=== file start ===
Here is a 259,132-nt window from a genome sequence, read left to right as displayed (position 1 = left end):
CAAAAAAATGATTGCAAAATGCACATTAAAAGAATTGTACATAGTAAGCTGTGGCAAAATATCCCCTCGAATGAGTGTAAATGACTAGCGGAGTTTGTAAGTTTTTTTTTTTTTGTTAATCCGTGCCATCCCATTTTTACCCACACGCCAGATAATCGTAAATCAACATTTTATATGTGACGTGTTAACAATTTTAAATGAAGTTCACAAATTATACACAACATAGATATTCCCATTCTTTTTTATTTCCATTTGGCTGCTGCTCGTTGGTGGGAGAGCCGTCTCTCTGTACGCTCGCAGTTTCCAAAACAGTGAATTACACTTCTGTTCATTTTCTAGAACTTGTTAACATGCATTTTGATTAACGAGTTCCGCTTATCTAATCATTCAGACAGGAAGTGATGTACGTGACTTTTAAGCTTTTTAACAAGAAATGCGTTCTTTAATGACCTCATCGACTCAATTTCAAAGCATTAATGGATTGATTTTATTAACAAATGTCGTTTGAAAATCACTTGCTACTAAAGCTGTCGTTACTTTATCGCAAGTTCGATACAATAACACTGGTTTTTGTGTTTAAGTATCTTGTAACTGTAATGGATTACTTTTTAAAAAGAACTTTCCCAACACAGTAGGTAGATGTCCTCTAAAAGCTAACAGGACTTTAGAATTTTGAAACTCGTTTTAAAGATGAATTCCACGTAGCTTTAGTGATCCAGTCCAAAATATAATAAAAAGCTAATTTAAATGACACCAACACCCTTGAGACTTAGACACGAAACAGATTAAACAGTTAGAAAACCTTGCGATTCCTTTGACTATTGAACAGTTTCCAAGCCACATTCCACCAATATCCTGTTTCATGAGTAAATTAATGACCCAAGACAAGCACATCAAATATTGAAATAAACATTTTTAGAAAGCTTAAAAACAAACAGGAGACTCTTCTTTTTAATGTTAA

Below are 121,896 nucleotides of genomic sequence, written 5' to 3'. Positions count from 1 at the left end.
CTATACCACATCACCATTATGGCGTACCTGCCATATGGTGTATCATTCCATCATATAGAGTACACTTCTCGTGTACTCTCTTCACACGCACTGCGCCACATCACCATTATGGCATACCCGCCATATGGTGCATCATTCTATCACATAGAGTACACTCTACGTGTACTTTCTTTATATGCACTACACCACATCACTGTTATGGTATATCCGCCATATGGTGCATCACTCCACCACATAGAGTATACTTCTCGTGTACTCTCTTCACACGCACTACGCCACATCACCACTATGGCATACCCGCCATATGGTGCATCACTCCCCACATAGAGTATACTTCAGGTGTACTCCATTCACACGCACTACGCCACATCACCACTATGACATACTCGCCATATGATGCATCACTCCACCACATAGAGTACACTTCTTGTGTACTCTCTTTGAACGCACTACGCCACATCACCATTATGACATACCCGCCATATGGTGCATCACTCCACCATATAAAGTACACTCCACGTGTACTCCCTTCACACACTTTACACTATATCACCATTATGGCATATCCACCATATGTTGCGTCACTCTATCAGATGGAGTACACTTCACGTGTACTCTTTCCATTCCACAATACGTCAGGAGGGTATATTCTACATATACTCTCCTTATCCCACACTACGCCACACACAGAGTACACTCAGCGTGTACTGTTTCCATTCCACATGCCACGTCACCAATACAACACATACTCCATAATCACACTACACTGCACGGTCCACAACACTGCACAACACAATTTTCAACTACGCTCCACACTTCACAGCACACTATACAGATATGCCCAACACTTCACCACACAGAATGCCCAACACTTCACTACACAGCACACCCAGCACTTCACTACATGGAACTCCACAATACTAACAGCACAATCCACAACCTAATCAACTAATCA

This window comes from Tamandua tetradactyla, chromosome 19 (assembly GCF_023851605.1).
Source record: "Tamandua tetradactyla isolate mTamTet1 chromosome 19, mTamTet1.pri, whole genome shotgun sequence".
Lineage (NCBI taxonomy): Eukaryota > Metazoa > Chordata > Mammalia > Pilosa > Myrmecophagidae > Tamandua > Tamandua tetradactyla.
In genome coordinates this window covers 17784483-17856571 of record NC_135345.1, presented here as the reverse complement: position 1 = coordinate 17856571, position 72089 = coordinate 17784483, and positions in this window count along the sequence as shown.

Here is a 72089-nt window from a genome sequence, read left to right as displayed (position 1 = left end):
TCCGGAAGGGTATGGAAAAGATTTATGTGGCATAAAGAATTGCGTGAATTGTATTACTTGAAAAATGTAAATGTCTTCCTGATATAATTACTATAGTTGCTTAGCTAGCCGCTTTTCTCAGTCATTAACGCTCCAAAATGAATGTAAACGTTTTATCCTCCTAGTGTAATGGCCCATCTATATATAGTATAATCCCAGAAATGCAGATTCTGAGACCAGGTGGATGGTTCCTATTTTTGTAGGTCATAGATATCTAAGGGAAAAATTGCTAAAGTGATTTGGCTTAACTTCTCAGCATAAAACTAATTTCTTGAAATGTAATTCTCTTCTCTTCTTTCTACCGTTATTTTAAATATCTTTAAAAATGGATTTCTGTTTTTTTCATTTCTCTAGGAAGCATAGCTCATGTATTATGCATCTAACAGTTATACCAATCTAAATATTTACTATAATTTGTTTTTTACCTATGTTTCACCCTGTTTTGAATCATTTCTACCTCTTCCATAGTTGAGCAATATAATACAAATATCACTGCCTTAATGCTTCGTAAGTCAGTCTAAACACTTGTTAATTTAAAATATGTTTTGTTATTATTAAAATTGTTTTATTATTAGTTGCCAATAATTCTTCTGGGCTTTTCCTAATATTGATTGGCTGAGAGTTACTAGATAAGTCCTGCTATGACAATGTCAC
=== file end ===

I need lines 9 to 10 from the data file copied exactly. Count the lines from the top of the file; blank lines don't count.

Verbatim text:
Here is a 72089-nt window from a genome sequence, read left to right as displayed (position 1 = left end):
TCCGGAAGGGTATGGAAAAGATTTATGTGGCATAAAGAATTGCGTGAATTGTATTACTTGAAAAATGTAAATGTCTTCCTGATATAATTACTATAGTTGCTTAGCTAGCCGCTTTTCTCAGTCATTAACGCTCCAAAATGAATGTAAACGTTTTATCCTCCTAGTGTAATGGCCCATCTATATATAGTATAATCCCAGAAATGCAGATTCTGAGACCAGGTGGATGGTTCCTATTTTTGTAGGTCATAGATATCTAAGGGAAAAATTGCTAAAGTGATTTGGCTTAACTTCTCAGCATAAAACTAATTTCTTGAAATGTAATTCTCTTCTCTTCTTTCTACCGTTATTTTAAATATCTTTAAAAATGGATTTCTGTTTTTTTCATTTCTCTAGGAAGCATAGCTCATGTATTATGCATCTAACAGTTATACCAATCTAAATATTTACTATAATTTGTTTTTTACCTATGTTTCACCCTGTTTTGAATCATTTCTACCTCTTCCATAGTTGAGCAATATAATACAAATATCACTGCCTTAATGCTTCGTAAGTCAGTCTAAACACTTGTTAATTTAAAATATGTTTTGTTATTATTAAAATTGTTTTATTATTAGTTGCCAATAATTCTTCTGGGCTTTTCCTAATATTGATTGGCTGAGAGTTACTAGATAAGTCCTGCTATGACAATGTCAC